Back to the Future Fuels

Stephen DeAngelis

March 02, 2010

In the sequel to the popular 1985 movie Back to the Future, the DeLorean automobile that was converted into a time machine was powered by the Mr. Fusion model fusion generator, which used garbage as fuel. The fusion generator was supposed to be a small nuclear reactor that used nuclear fusion to turn garbage into electrical energy to power the car. Although fusion remains an elusive source of power, the idea of turning garbage into fuel remains at the forefront of science and innovation. In a post entitled Changing Business Models in the Energy Sector, I discussed a company called BioFuelBox that collects waste from facilities such as meatpacking plants and sewage processors and converts it into biodiesel. Most people understand why and how a company can use oily waste material as feedstock for producing biodiesel fuel. Scientists, however, are now working on way of using a wide variety of waste materials to produce biofuel [“Cleaner, cheaper fuel from orange peels and newspaper,” by Darren Quick, Gizmag, 18 February 2010]. Quick reports:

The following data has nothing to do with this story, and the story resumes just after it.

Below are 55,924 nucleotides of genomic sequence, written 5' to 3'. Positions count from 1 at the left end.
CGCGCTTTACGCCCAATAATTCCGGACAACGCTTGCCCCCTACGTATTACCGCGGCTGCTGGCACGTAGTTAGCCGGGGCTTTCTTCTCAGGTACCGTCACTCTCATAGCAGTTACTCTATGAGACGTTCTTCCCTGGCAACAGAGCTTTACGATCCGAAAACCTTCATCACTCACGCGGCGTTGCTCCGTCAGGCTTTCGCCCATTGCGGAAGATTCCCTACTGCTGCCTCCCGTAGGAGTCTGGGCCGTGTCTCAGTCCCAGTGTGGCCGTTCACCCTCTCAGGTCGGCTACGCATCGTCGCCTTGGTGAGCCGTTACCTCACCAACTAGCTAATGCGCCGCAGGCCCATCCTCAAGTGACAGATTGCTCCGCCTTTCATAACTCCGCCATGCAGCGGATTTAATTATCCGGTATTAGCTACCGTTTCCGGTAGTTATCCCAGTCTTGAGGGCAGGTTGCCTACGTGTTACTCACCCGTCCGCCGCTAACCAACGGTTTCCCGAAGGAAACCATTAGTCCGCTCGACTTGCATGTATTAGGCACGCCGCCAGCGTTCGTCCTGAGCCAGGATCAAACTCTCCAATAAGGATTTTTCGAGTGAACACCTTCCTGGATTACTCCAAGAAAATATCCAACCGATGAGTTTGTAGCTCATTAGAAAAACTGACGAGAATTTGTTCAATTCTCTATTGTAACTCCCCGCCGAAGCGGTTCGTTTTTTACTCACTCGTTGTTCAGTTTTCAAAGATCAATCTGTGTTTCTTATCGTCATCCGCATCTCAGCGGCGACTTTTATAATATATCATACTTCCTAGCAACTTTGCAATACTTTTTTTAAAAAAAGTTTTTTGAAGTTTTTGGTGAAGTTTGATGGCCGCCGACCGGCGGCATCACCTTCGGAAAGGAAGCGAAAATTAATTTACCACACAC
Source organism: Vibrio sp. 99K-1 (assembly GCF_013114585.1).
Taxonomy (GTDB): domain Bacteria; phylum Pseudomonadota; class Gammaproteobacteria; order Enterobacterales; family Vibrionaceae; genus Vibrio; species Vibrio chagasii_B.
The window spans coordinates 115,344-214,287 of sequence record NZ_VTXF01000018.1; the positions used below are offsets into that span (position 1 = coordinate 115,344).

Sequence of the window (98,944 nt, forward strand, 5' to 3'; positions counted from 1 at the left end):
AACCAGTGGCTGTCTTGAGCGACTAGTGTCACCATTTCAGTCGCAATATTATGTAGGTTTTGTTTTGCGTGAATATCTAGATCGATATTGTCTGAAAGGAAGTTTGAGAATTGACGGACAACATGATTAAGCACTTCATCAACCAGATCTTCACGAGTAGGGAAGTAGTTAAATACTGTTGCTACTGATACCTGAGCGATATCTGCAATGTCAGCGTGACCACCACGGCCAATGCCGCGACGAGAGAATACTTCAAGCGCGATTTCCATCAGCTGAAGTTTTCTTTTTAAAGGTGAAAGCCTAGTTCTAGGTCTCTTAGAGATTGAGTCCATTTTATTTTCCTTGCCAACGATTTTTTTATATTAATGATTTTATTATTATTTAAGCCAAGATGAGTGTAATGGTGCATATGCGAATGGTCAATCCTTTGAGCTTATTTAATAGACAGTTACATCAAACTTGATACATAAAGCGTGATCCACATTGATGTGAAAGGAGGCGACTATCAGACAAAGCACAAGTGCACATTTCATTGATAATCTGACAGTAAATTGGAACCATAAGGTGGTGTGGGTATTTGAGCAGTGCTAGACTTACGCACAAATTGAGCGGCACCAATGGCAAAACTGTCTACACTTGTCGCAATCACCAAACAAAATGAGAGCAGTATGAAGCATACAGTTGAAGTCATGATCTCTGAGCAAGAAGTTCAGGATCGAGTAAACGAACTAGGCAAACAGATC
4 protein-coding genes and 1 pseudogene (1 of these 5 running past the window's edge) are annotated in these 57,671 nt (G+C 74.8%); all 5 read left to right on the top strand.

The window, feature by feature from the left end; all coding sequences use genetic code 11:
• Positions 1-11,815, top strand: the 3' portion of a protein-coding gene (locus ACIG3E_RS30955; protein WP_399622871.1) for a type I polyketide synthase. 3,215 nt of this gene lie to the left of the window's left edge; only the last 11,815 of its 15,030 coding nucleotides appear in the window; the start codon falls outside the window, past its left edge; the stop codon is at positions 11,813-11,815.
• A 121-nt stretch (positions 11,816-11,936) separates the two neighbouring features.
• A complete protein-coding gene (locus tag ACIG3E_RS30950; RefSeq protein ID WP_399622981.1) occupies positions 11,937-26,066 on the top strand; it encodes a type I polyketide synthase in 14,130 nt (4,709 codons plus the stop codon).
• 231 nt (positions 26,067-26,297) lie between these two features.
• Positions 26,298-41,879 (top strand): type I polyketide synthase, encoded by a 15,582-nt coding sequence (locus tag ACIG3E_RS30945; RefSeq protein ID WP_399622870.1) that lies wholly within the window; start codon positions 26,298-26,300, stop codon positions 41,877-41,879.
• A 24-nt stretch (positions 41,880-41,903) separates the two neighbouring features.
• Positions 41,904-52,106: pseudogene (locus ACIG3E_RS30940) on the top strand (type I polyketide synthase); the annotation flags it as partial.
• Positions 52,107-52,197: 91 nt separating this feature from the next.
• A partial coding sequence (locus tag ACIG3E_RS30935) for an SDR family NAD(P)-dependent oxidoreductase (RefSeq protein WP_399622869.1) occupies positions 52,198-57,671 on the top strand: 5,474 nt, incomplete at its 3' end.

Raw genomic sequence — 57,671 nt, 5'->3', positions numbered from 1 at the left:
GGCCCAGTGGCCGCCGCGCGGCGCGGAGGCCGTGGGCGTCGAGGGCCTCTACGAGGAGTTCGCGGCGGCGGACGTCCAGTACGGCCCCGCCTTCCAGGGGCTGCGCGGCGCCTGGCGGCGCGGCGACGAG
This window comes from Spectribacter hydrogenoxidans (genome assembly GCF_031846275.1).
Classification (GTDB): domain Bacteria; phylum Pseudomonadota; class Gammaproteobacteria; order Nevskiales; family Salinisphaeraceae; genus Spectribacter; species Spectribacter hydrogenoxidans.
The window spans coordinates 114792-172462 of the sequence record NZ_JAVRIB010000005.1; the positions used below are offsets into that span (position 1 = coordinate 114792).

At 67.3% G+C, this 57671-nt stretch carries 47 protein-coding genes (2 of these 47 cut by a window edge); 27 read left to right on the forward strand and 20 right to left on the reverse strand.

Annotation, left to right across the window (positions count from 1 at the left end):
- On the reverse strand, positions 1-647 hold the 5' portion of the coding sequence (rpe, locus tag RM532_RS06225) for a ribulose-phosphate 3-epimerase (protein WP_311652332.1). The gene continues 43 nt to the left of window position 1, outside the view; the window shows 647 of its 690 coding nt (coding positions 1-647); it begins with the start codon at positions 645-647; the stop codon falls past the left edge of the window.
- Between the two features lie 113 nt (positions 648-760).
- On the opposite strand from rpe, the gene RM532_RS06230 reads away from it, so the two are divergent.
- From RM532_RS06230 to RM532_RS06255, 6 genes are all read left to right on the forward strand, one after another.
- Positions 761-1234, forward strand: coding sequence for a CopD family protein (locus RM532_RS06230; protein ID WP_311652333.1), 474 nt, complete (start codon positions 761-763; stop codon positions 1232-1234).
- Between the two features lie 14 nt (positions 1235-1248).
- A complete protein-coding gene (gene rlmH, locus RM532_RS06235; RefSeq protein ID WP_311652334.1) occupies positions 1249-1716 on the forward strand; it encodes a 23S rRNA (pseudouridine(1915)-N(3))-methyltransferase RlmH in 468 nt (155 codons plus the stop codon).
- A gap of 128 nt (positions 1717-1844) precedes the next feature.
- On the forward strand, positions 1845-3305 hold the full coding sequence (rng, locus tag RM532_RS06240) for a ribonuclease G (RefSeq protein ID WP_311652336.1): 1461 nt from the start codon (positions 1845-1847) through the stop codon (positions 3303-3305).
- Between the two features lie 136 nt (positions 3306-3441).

“While it may not quite be the Mr. Fusion energy reactor Doc Brown uses to convert household scraps into power for his time-traveling DeLorean, scientists have found a way to turn discarded fruit peels, newspapers and other waste products into cheap fuel to power the world’s vehicles. Its developer says the new approach is greener and less expensive than the current methods available to run vehicles on cleaner fuel and is part of his goal to relegate gasoline to a secondary fuel. University of Central Florida professor Henry Daniell developed a technique with the U.S. Department of Agriculture that uses plant-derived enzyme cocktails to break down orange peels and other waste materials into sugar, which is then fermented into ethanol. The breakthrough can also be applied to several non-food products including sugarcane, switchgrass and straw.”